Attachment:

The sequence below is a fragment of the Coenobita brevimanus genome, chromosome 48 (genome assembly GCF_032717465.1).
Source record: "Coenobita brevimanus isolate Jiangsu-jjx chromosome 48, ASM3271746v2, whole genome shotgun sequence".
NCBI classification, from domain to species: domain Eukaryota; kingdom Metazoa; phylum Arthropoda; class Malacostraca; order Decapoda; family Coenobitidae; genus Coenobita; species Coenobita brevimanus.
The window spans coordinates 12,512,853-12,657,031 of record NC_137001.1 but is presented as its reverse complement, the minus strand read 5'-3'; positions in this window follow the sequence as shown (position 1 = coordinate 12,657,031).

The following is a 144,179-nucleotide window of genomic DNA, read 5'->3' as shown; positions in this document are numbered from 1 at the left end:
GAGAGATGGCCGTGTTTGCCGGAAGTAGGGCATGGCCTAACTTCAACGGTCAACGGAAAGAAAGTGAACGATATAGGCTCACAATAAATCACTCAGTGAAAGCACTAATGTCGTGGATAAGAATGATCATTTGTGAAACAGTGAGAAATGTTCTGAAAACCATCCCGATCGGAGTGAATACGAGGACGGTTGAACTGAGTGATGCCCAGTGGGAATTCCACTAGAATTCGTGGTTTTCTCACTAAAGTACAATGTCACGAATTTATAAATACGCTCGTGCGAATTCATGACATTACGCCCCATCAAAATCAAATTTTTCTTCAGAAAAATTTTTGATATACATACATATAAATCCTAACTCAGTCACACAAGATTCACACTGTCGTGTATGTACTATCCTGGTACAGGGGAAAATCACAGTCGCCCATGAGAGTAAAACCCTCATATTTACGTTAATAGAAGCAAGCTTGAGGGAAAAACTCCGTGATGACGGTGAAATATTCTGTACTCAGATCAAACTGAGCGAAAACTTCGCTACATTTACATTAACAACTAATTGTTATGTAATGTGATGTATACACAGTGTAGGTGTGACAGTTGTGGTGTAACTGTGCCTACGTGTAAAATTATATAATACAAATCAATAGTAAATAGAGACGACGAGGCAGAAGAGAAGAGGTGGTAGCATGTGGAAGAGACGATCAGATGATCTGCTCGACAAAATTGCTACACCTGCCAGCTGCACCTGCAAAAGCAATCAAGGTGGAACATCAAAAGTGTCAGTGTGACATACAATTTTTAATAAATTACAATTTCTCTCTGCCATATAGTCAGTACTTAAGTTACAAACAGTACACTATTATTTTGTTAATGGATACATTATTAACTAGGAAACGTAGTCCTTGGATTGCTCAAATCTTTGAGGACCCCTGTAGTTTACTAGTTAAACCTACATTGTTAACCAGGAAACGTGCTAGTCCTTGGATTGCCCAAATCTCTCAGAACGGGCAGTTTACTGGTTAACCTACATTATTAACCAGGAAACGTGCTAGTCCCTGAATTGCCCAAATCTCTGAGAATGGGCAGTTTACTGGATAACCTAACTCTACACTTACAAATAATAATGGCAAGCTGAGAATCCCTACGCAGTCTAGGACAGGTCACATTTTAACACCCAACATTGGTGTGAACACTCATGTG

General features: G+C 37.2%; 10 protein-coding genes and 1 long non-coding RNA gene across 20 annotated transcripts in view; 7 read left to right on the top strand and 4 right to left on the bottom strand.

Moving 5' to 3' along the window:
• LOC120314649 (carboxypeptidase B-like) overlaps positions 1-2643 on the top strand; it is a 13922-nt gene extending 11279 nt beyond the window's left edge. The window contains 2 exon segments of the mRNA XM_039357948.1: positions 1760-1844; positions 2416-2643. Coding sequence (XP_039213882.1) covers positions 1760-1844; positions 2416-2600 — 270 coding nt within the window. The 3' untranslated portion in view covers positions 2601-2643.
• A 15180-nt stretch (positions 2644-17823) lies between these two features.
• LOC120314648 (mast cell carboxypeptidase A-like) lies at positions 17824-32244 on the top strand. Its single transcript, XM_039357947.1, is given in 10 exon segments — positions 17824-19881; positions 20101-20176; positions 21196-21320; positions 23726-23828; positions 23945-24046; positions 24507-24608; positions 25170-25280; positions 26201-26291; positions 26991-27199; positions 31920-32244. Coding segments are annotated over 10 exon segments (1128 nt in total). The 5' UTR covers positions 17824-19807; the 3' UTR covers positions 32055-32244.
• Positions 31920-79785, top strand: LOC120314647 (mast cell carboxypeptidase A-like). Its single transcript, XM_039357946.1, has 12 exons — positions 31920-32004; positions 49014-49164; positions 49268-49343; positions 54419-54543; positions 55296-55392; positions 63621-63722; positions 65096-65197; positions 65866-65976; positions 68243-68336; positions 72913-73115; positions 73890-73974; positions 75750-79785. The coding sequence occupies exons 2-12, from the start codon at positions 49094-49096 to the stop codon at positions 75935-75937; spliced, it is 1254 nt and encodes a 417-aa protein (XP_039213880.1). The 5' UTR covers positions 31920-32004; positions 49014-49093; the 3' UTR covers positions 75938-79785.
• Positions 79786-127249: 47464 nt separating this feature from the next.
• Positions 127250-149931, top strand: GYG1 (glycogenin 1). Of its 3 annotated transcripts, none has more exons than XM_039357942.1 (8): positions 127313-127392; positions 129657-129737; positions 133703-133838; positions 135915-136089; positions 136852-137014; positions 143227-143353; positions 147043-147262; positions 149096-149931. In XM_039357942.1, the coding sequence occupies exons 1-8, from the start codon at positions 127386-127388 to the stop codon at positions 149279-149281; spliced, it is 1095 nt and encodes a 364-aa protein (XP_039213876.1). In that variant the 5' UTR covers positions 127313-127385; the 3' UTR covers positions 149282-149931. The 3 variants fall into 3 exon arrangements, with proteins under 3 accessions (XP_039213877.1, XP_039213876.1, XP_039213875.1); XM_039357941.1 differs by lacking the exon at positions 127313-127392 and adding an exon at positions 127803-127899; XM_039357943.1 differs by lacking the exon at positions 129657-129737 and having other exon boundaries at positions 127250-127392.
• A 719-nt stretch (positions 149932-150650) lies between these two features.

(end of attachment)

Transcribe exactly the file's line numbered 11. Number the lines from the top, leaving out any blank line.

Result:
• LOC120314648 (mast cell carboxypeptidase A-like) lies at positions 17824-32244 on the top strand. Its single transcript, XM_039357947.1, is given in 10 exon segments — positions 17824-19881; positions 20101-20176; positions 21196-21320; positions 23726-23828; positions 23945-24046; positions 24507-24608; positions 25170-25280; positions 26201-26291; positions 26991-27199; positions 31920-32244. Coding segments are annotated over 10 exon segments (1128 nt in total). The 5' UTR covers positions 17824-19807; the 3' UTR covers positions 32055-32244.